“But if a clergyman preaches Christianity, and tells the magistrates that they were not distinguished from their brethren for their private emolument but for the good of the people, that the people are bound in conscience to obey a good government, but are not bound to submit to one that aims at destroying all the ends of government – Oh sedition! Treason! …

“The clergy of this province are a virtuous, sensible, and learned set of men, and they don’t take their sermons from newspapers but the Bible, unless it be a few who preach passive obedience. … It is the duty of the clergy to accommodate their discourses to the times, to preach against such sins as are most prevalent, and recommend such virtues as are most wanted. … If the rights and duties of Christian magistrates and subjects are disputed, should they not explain them, show their nature, ends, limitations and restrictions …? … Justice is a great Christian as well as moral duty and virtue which the clergy ought to inculcate and explain. … [They should] Show that justice was due to the public as well as to an individual, and that cheating the public of four thousand two hundred pounds sterling is at least as great a sin as taking a chicken from a private hen roost, or perhaps a watch from a fob!?”

– Novanglus No. IV: Feb. 13, 1775

What an amazing statement for two reasons: first, it is from one of our supposedly “deist” Founding Fathers (which not a single one of our Founding Fathers was, at least by today’s definition); and second, this Founding Father declared that a “clergyman [who] preaches Christianity” was essential to educating the people in order that they may be fit not only to identify when they are being oppressed by their governors, but that they might assume the responsibilities of liberty for themselves.

John Adams emphatically declares that it is the duty of the leaders of the church “to accommodate their discourses to the times.” But did Mr. Adams mean accommodation of the Bible to the culture? No, quite the contrary, for he says “[in order] to preach against such sins as are most prevalent, and recommend such virtues as are most wanted.” In other words, leaders of the church were meant to be a rock of stability amidst a changing and fluctuating world. Good heavens, what a sound that must have been!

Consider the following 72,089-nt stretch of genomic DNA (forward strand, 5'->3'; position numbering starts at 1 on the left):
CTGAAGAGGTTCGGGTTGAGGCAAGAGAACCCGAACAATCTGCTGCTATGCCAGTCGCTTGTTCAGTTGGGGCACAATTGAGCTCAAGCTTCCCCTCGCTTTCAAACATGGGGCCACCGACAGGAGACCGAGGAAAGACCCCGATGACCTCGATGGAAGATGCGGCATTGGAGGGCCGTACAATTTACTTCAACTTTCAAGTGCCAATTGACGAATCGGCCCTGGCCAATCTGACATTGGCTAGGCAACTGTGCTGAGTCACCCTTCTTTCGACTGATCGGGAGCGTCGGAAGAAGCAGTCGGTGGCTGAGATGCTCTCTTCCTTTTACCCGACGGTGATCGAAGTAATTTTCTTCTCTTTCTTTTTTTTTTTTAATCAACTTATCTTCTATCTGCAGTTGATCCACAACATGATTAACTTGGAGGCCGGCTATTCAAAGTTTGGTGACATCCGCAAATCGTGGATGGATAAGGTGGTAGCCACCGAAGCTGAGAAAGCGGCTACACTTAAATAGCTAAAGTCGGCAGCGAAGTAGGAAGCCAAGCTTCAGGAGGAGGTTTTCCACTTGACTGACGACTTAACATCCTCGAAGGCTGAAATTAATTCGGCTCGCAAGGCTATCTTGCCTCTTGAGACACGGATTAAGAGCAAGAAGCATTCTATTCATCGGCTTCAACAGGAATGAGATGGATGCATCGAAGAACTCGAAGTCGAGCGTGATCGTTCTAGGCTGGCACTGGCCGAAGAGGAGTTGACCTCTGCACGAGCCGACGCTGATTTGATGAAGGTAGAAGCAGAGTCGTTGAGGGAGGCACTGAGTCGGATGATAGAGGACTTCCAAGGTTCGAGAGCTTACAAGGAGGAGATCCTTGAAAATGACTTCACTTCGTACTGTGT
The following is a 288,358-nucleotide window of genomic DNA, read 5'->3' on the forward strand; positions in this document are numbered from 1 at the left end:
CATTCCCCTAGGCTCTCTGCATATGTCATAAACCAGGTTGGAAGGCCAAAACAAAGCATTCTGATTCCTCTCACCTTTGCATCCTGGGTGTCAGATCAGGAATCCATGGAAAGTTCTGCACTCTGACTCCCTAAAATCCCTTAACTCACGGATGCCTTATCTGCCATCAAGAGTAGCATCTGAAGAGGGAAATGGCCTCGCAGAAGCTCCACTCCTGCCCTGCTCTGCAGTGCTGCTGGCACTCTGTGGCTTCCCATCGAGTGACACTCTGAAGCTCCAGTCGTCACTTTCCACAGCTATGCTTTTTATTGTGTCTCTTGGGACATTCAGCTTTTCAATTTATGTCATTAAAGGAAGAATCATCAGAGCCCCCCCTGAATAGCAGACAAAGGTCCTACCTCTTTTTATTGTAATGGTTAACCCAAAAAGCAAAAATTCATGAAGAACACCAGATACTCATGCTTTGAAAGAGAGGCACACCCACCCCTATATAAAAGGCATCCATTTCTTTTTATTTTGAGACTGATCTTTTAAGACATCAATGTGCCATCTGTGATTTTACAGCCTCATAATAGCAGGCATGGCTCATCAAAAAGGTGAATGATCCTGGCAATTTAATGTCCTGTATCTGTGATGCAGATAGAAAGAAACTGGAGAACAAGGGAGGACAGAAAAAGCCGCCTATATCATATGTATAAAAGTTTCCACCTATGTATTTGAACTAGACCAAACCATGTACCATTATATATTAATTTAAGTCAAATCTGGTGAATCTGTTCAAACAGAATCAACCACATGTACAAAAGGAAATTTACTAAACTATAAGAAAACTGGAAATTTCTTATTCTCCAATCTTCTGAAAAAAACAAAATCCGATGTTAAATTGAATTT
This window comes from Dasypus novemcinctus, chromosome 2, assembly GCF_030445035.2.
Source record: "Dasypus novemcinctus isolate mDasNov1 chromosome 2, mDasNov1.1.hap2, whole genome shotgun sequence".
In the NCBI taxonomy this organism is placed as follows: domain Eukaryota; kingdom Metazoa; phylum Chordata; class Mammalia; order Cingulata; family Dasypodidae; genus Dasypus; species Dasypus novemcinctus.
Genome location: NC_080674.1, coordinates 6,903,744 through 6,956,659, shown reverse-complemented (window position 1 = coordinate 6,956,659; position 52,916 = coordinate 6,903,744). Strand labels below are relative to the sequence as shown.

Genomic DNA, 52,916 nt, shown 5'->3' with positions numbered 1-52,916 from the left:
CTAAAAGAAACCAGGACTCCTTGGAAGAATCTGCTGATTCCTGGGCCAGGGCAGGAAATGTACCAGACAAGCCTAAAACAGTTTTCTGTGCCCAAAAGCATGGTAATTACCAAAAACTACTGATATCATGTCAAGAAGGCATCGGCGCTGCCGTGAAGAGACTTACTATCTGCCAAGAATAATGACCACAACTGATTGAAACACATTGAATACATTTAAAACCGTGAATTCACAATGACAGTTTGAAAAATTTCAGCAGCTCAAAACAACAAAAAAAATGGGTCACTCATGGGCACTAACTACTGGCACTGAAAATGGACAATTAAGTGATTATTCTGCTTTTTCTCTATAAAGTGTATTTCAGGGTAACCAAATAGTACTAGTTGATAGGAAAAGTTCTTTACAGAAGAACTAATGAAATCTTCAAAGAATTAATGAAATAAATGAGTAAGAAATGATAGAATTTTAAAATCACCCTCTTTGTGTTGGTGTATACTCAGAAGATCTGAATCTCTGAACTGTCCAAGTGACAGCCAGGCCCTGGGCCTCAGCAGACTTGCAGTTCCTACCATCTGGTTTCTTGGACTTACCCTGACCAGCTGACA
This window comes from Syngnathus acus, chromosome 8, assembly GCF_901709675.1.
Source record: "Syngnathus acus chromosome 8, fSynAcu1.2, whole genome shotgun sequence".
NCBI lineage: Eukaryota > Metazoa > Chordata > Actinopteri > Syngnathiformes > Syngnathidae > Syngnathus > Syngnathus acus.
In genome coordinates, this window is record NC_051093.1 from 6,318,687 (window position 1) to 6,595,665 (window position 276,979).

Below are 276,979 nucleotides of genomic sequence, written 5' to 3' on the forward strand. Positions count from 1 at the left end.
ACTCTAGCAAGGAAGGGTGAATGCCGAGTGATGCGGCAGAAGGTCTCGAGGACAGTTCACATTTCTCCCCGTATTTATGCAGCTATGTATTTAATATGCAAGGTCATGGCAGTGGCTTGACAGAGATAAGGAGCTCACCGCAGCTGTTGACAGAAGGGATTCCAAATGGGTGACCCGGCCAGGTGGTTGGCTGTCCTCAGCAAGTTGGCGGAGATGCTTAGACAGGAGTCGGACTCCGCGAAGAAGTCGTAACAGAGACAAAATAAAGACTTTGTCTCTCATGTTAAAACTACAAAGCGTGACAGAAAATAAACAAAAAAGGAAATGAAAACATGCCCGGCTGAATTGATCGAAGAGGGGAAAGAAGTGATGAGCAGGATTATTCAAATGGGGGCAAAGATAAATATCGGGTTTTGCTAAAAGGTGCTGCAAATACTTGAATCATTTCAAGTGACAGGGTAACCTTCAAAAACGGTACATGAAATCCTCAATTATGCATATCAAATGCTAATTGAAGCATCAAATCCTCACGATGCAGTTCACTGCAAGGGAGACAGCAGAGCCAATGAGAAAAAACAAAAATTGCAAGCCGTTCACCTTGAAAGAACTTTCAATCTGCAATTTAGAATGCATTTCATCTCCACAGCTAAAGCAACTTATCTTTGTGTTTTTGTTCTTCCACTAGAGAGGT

This observation was seconded by numerous Founding Fathers, but perhaps most notably by Benjamin Rush, a signer of the Declaration of Independence and the father of American medicine, when he noted: “A Christian cannot fail of being a republican. The history of the creation of man, and of the relation of our species to each other by birth, which is recorded in the Old Testament, is the best refutation that can be given to the divine right of kings, and the strongest argument that can be used in favor of the original and natural equality of all mankind.” But why was Christianity so important to maintaining a free society? Again, Dr. Rush notes: “Without this [religion] there can be no virtue, and without virtue there can be no liberty, and liberty is the object and life of all republican governments.”

It would be wise for many of today’s pastors to take note of what is said here. Contrary to the “seeker-friendly” style of many today, which is most often done in the name of the Gospel, but for the sake of marketing and increasing cash flow, our Founding Fathers expected the clergy to rise to the occasion when the times called for it. It was precisely that point at which great controversies, moral questions and issues of oppression and liberty were present that so too did the message of the Church become that much more important. Rather than a culturally tailored message that seeks to avoid offending anyone, Mr. Adams noted that many of the pastors during the days of Revolution “don’t take their sermons from newspapers but the Bible.” In other words, they didn’t take their cues from the media of the day on what was relevant or true, but looked to the Word of God itself, the rock of stability amidst a stormy world.

At this time during which there is arguably more confusion than there ever has been in our country, a moral fog and a rational malaise, it is more important than ever that the leaders of the Church stand up like men, preach the Word of God whose relevance is eternal, and exhibit to congregations across the country the power of incarnating the Word of God in their own lives through action and service inspired by love and truth.

Some may think I am arguing that the Church should dictate politics. Not at all. But the Church should ILLUMNIATE politics. It should show that abortion is not political, but moral. It should show us that marriage is not political, but societal and generational. It should show us that never-ending debt is not political, but theft and robbery.

I have heard some object to this, saying, among other things, “Politics doesn’t save us.” No, of course it doesn’t. Only Jesus Christ does that. But as Christians, we are called to improve the world around us so much as God enables us, so the question of politics is not one of salvation, but making the world here and now a better place.

Politics may not save us, but it sure is damning us. Arise, oh leaders of God, and do your duty like men!

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